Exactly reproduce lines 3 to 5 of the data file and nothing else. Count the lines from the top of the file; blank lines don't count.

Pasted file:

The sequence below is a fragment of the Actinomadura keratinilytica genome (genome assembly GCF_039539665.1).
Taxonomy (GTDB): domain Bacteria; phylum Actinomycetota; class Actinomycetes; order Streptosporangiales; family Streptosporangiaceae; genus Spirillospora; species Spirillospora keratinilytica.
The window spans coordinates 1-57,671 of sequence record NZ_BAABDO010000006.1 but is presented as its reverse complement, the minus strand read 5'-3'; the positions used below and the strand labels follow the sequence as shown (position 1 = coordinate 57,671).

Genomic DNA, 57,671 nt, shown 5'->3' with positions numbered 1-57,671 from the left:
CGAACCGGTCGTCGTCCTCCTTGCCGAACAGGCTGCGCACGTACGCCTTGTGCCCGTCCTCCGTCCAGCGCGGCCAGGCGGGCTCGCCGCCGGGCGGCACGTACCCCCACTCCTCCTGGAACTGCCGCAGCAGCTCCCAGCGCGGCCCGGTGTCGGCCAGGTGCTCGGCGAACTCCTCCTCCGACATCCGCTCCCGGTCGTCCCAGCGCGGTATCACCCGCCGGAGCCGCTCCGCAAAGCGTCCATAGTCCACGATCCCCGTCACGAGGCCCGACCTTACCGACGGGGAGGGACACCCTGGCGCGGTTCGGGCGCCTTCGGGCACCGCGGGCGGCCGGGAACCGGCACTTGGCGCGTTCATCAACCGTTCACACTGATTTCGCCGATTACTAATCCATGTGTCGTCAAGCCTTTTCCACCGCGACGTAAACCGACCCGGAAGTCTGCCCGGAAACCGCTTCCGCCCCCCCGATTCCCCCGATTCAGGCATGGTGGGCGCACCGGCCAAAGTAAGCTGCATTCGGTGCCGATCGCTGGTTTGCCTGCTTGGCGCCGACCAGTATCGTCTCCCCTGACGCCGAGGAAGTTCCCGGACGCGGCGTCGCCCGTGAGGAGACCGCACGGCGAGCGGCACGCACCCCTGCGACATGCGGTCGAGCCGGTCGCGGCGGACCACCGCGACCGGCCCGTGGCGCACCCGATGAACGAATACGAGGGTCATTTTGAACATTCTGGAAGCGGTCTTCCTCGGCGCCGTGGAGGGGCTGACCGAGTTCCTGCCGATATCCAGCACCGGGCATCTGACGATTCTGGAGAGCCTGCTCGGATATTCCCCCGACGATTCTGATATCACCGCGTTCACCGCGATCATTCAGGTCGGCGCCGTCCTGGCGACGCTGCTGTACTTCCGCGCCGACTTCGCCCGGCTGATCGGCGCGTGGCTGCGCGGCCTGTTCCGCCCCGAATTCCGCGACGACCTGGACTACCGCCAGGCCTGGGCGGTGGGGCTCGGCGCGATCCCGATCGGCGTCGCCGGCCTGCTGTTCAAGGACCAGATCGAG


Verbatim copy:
The window spans coordinates 1-57,671 of sequence record NZ_BAABDO010000006.1 but is presented as its reverse complement, the minus strand read 5'-3'; the positions used below and the strand labels follow the sequence as shown (position 1 = coordinate 57,671).

Genomic DNA, 57,671 nt, shown 5'->3' with positions numbered 1-57,671 from the left:
CGAACCGGTCGTCGTCCTCCTTGCCGAACAGGCTGCGCACGTACGCCTTGTGCCCGTCCTCCGTCCAGCGCGGCCAGGCGGGCTCGCCGCCGGGCGGCACGTACCCCCACTCCTCCTGGAACTGCCGCAGCAGCTCCCAGCGCGGCCCGGTGTCGGCCAGGTGCTCGGCGAACTCCTCCTCCGACATCCGCTCCCGGTCGTCCCAGCGCGGTATCACCCGCCGGAGCCGCTCCGCAAAGCGTCCATAGTCCACGATCCCCGTCACGAGGCCCGACCTTACCGACGGGGAGGGACACCCTGGCGCGGTTCGGGCGCCTTCGGGCACCGCGGGCGGCCGGGAACCGGCACTTGGCGCGTTCATCAACCGTTCACACTGATTTCGCCGATTACTAATCCATGTGTCGTCAAGCCTTTTCCACCGCGACGTAAACCGACCCGGAAGTCTGCCCGGAAACCGCTTCCGCCCCCCCGATTCCCCCGATTCAGGCATGGTGGGCGCACCGGCCAAAGTAAGCTGCATTCGGTGCCGATCGCTGGTTTGCCTGCTTGGCGCCGACCAGTATCGTCTCCCCTGACGCCGAGGAAGTTCCCGGACGCGGCGTCGCCCGTGAGGAGACCGCACGGCGAGCGGCACGCACCCCTGCGACATGCGGTCGAGCCGGTCGCGGCGGACCACCGCGACCGGCCCGTGGCGCACCCGATGAACGAATACGAGGGTCATTTTGAACATTCTGGAAGCGGTCTTCCTCGGCGCCGTGGAGGGGCTGACCGAGTTCCTGCCGATATCCAGCACCGGGCATCTGACGATTCTGGAGAGCCTGCTCGGATATTCCCCCGACGATTCTGATATCACCGCGTTCACCGCGATCATTCAGGTCGGCGCCGTCCTGGCGACGCTGCTGTACTTCCGCGCCGACTTCGCCCGGCTGATCGGCGCGTGGCTGCGCGGCCTGTTCCGCCCCGAATTCCGCGACGACCTGGACTACCGCCAGGCCTGGGCGGTGGGGCTCGGCGCGATCCCGATCGGCGTCGCCGGCCTGCTGTTCAAGGACCAGATCGAG